The Guardian reports that the news that left-handers excel at some sports but not others confirmed my thoughts that the 10% of people that make up us southpaws are used to punching above our weight. A study published in the journal Biology Letters concludes that being left-handed is an advantage in sports where time pressures are particularly severe – such as table tennis, or cricket, or squash.
I always held dear the fact I was born a left-hander. It felt like a little badge of honour, like having a little superpower. To this day, I find myself scanning the room to seek out kindred spirits and upon discovering a fellow left-hander, giving them a knowing wink and a smile.
While I have never been forced to favour my right hand by teachers or anyone else in positions of authority, I have still been treated unfairly. Keen to learn the guitar at the age of 11 with a new indie revolution whirring in our social consciousness, I signed up for a lunchtime music club in which we’d be taught the basics. I was met with a sigh, a grunt and a grumpy teacher mumbling something about “having to restring the thing” and: “Can you not use your right hand like everyone else?”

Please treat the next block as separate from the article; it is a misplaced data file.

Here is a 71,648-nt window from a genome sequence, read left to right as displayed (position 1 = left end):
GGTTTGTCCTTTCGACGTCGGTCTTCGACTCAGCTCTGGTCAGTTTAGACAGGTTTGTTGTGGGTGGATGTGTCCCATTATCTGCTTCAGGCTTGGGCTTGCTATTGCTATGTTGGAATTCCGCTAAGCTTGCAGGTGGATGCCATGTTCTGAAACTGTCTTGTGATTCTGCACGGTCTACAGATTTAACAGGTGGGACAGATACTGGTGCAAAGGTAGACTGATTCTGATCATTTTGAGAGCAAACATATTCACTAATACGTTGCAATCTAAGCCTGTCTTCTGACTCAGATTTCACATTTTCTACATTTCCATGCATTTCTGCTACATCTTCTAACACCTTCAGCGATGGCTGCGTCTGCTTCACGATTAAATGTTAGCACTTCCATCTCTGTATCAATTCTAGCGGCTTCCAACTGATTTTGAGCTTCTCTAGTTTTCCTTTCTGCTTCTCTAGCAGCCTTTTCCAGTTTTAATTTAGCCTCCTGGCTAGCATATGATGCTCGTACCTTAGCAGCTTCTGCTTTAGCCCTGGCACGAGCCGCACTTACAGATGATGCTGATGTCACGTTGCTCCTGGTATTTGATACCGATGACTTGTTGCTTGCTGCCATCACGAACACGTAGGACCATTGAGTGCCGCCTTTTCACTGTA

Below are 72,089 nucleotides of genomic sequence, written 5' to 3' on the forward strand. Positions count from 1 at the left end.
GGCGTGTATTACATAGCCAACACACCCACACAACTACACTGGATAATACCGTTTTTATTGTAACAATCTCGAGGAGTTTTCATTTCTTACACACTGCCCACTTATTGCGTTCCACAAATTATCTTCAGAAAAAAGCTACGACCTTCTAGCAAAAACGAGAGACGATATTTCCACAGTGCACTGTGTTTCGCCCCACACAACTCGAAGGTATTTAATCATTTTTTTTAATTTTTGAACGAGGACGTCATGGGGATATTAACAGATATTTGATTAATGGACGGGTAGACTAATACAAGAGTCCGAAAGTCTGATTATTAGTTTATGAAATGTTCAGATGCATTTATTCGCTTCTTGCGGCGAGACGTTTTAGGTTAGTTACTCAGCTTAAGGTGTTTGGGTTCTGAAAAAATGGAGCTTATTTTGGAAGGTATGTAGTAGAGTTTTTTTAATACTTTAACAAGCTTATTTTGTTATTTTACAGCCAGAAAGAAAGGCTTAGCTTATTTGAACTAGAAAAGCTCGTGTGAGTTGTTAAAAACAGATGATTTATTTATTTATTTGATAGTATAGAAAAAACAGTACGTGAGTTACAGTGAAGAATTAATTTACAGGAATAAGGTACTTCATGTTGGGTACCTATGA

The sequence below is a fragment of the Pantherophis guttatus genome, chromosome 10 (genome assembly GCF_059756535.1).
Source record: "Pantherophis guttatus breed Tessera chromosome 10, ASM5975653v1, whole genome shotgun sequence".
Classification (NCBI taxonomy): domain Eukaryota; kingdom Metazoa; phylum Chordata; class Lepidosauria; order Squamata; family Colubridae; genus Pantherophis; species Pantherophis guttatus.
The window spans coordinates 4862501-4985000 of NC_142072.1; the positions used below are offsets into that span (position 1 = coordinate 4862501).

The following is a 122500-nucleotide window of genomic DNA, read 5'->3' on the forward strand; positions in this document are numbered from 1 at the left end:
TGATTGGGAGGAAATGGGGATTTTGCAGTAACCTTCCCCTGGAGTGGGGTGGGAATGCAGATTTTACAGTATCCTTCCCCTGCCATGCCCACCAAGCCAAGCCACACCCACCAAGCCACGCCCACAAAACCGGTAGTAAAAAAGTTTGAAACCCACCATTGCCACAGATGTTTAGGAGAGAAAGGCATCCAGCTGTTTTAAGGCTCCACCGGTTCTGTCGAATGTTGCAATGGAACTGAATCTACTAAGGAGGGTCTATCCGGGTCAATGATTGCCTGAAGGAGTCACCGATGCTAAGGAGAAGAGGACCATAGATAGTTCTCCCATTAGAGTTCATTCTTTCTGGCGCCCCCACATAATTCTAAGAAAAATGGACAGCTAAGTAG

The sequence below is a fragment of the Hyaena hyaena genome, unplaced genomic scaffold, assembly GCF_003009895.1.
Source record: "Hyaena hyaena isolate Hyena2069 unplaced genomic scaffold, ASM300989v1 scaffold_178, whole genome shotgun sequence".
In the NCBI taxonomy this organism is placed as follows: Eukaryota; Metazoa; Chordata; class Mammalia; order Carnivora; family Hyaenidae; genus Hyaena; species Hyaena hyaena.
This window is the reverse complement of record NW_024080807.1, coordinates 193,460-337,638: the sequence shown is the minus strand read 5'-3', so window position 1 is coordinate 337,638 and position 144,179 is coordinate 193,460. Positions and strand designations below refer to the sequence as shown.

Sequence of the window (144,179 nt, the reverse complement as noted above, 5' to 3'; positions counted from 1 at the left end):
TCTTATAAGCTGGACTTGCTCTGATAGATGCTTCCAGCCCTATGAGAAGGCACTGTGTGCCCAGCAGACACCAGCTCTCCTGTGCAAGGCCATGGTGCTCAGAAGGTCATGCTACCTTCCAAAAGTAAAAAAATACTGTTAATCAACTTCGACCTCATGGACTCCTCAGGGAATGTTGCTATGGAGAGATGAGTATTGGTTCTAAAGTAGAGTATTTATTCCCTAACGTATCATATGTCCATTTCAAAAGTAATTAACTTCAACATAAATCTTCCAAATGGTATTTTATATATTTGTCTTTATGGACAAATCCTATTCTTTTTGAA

Along with using a PC mouse, it’s the only time I have betrayed my left-handedness in favour of convenience. The rest of the time, it’s one big struggle.
Society’s inability to cater for left-handers is an issue that needs tackling. Writing with anything other than a pencil is a chore. Once, when I was provided with a fountain pen to practise neat handwriting at school, there was more ink on my hand than there was on the paper, creating the impression that I had wrestled with a squid.
Kettles are often ergonomically designed to benefit right-handers. Jugs have the measures on the wrong side. Toilet flushes are mostly always on the right. Tin openers are an ordeal. Spiral notebooks are the devil’s work. The list goes on and on.
Yes, there are items specifically designed for left-handers. But these need to be on the high street shelves, not hidden away in some shop resembling Ned Flanders’ Leftorium from The Simpsons.
Are you a left-hander? How do you help your pupils in the classroom? Are they provided with enough leftie equipment? Please tell us your thoughts in comments or via Twitter ~ Tamsin
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